St. Louis Homicide Lt. George Hastings (The Betrayers, 2007) takes on a gang of kidnappers dedicated to a noble political cause: collecting a $2 million ransom.
As she’s leaving attorney Sam Fisher’s Christmas party in the company of Fisher’s new associate, Tom Myers, Cordelia Penmark, a student whose father is a fabulously wealthy software developer, is abducted. Her date, even less lucky, is shot dead. It’s obvious that the kidnappers, for all their radical left-wing talk both among themselves and to Eugene Penmark, mean business. Their ransom demand brings in the FBI, but the murder keeps the SLPD on the case. To the obligatory complications of law-enforcement turf wars, Penmark’s dysfunctional family and Hastings’s own domestic problems, Hunt adds a criminal gang wavering in their devotion to any principle beyond the cash nexus. Long before the high-casualty last act, it’s a tossup whether the gang will self-destruct before the law closes in on them. Yet Hunt sets his plot in motion with such quick, sure strokes and sketches even minor characters with such authority that he actually has you believing this familiar tale is new.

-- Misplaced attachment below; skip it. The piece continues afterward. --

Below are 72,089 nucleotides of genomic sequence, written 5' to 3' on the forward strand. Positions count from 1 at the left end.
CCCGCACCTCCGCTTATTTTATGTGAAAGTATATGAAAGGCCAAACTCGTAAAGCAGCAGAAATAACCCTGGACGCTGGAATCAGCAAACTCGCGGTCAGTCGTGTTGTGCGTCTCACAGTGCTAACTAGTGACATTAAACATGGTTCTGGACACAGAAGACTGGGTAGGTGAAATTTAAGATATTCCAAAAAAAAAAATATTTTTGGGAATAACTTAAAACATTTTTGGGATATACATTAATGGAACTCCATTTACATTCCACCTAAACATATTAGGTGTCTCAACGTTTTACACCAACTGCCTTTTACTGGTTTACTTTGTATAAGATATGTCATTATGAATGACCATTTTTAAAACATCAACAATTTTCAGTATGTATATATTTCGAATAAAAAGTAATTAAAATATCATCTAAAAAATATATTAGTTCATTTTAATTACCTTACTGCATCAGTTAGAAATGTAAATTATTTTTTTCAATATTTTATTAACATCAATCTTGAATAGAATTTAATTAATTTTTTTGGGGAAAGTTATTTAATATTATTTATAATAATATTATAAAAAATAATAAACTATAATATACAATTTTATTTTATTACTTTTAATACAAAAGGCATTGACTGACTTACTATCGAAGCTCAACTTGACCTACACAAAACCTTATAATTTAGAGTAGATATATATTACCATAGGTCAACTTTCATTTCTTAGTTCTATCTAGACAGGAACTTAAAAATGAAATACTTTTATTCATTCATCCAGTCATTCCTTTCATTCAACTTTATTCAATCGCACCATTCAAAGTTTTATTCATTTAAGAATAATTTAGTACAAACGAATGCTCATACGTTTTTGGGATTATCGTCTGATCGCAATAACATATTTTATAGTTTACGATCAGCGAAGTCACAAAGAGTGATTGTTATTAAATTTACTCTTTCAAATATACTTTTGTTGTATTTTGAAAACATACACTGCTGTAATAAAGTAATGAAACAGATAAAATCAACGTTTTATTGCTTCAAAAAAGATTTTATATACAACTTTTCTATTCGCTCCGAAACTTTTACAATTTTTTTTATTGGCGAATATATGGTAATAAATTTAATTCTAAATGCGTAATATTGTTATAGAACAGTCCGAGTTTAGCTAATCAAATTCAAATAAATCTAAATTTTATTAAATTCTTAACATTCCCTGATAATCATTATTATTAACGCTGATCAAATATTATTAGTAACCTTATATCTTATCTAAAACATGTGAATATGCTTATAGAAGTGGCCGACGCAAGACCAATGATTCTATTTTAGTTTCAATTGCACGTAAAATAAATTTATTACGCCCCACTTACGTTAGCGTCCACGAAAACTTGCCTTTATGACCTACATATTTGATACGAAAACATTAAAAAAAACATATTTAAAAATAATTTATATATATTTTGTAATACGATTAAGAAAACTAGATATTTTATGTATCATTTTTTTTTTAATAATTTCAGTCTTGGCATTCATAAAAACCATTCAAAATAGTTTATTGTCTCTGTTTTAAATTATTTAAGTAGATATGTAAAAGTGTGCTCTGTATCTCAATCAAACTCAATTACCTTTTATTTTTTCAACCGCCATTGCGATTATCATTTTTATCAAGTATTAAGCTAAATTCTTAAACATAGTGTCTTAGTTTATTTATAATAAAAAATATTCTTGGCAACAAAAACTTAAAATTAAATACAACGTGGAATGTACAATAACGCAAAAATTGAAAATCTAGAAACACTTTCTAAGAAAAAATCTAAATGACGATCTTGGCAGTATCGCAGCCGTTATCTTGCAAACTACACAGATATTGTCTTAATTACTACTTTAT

Unremarkably plotted, but the unobtrusively functional writing is pure pleasure.